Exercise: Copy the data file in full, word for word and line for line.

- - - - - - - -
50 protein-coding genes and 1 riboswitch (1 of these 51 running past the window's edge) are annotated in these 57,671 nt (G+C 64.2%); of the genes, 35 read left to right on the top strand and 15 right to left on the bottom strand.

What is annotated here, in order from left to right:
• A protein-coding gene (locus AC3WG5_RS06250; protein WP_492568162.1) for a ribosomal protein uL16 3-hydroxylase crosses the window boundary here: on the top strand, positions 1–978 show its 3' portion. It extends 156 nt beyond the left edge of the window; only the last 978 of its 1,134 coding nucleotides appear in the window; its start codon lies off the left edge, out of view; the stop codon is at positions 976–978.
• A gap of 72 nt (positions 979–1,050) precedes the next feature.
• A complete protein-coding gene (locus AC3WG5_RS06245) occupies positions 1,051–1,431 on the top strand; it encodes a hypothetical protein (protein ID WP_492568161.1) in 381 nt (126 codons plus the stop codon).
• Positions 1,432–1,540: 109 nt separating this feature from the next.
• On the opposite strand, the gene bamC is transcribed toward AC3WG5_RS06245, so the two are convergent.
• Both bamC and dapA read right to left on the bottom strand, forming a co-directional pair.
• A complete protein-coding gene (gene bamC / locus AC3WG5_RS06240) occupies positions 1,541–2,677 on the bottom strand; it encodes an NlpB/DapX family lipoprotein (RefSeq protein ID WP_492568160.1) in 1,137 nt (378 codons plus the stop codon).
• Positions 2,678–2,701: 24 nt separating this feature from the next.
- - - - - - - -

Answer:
50 protein-coding genes and 1 riboswitch (1 of these 51 running past the window's edge) are annotated in these 57,671 nt (G+C 64.2%); of the genes, 35 read left to right on the top strand and 15 right to left on the bottom strand.

What is annotated here, in order from left to right:
• A protein-coding gene (locus AC3WG5_RS06250; protein WP_492568162.1) for a ribosomal protein uL16 3-hydroxylase crosses the window boundary here: on the top strand, positions 1–978 show its 3' portion. It extends 156 nt beyond the left edge of the window; only the last 978 of its 1,134 coding nucleotides appear in the window; its start codon lies off the left edge, out of view; the stop codon is at positions 976–978.
• A gap of 72 nt (positions 979–1,050) precedes the next feature.
• A complete protein-coding gene (locus AC3WG5_RS06245) occupies positions 1,051–1,431 on the top strand; it encodes a hypothetical protein (protein ID WP_492568161.1) in 381 nt (126 codons plus the stop codon).
• Positions 1,432–1,540: 109 nt separating this feature from the next.
• On the opposite strand, the gene bamC is transcribed toward AC3WG5_RS06245, so the two are convergent.
• Both bamC and dapA read right to left on the bottom strand, forming a co-directional pair.
• A complete protein-coding gene (gene bamC / locus AC3WG5_RS06240) occupies positions 1,541–2,677 on the bottom strand; it encodes an NlpB/DapX family lipoprotein (RefSeq protein ID WP_492568160.1) in 1,137 nt (378 codons plus the stop codon).
• Positions 2,678–2,701: 24 nt separating this feature from the next.